This article explores the issue of ethnic attributions versus options pertaining to Jewishness in Germany. The methodology is a combination of standard ethnographic fieldwork with Berlin-based high-school students before, during and after visits to the Jewish Museum Berlin (JMB) and auto-ethnography detailing and analysing my own experiences in and outside of the research sites. My goal is to illustrate particularities of interactions in sites like the JMB by contrasting the way in which Jewishness is handled in and outside of the standardised research situation. Further, the material points to continuities between anti-Semitism and Islamophobia. My analysis aims to open up further, productive discussion on this point.
Auto-ethnographical Reflections at the Jewish Museum Berlin
Victoria Bishop Kendzia
Urban Exploration in Estonia
Francisco Martínez and Patrick Laviolette
This article outlines narratives of trespass. It analyses relations between the personal and the social in abandoned urban physical surroundings. Grounded in our own duo-auto-ethnographic encounters with off-limit places, the research examines the classic notion of liminality through a set of prisms that are less than orthodox. It does so by stressing the formative and transformative possibilities of those threshold spaces that often get bypassed, surpassed or trespassed. Through a series of vignettes describing moments of urban exploration in different parts of Estonia, our implicit aim is to unsettle such conceptual categories as risk and adventure, material decay and transgression. Explicitly, we argue for revisiting storytelling tropes such as the flâneur or the stalker, freeing them up from their respective leisure and pastime associations.
Critical Heritages of Migration and Belonging
dynamic and community-led development of the significance of the space and role of the gurdwara. Larissa Mellor approaches her exploration of belonging, migration and memory from an auto-ethnographic perspective, partly as an artist working on these themes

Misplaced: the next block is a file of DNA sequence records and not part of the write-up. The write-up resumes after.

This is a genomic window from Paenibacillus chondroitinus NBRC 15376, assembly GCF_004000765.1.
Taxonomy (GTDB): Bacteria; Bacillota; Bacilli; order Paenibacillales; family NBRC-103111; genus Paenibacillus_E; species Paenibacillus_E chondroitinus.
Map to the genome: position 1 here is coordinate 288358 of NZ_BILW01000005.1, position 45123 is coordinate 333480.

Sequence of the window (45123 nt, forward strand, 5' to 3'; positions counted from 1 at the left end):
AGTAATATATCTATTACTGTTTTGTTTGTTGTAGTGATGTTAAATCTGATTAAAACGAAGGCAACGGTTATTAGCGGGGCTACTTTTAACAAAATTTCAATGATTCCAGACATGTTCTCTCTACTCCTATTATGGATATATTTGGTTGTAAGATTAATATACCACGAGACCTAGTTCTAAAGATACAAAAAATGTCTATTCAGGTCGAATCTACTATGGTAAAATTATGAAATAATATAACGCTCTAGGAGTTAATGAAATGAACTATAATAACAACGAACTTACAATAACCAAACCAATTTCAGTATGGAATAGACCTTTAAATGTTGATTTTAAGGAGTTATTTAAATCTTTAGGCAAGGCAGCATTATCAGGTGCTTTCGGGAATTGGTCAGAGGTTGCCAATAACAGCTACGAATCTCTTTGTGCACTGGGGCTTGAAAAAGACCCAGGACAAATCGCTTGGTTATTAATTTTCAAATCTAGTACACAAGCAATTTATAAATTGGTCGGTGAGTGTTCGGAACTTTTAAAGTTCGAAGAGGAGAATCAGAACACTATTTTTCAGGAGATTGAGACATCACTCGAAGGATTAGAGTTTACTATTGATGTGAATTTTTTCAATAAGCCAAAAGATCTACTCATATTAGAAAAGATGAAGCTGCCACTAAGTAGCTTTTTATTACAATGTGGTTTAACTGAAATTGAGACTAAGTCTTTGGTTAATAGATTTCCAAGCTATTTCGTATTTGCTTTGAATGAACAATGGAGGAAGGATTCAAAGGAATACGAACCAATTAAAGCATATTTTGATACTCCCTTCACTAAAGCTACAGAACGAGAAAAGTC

Marcos Farias Ferreira, Máiréad Nic Craith, Markéta Slavková, Linda M. Mülli, Mariann Vaczi, Annika Lems, and Işıl Karataş
summer of 2014. By applying an auto-ethnographic approach, Lewicki introduces and describes the EU-space in Brussels with detailed ethnographic descriptions of his visits to the field of research and encounters with fieldwork interlocutors in the first
Francisco Martínez, Eva-Maria Walther, Anita Agostini, José Muñoz-Albaladejo, Máiréad Nic Craith, Agata Rejowska, and Tobias Köllner
(opened two years after initially scheduled). It foregrounds therefore that innovation might also arrive while time is being wasted and in moments of social stillness. In a rather auto-ethnographic study, Simon Coleman considers in his chapter the temporal
“Cultural Orientations” and “Contextual Protection”
Traveller”: An Auto-Ethnography of Borders . New York : Palgrave Macmillan . 10.1057/9780230281325 Kinlen , Louise . 2011 . “ Welcome to Ireland: Seeking Protection as an Asylum Seeker or through Resettlement—Different Avenues, Different Reception
Moving a Container Ship through Darkness
: Manchester University Press, 2013); Kale Bantigue Fajardo, Filipino Crosscurrents: Oceanographies of Seafaring, Masculinities, and Globalization (Minneapolis: University of Minnesota Press, 2011); Colin Symes, “All at Sea: An Auto-ethnography of a Slowed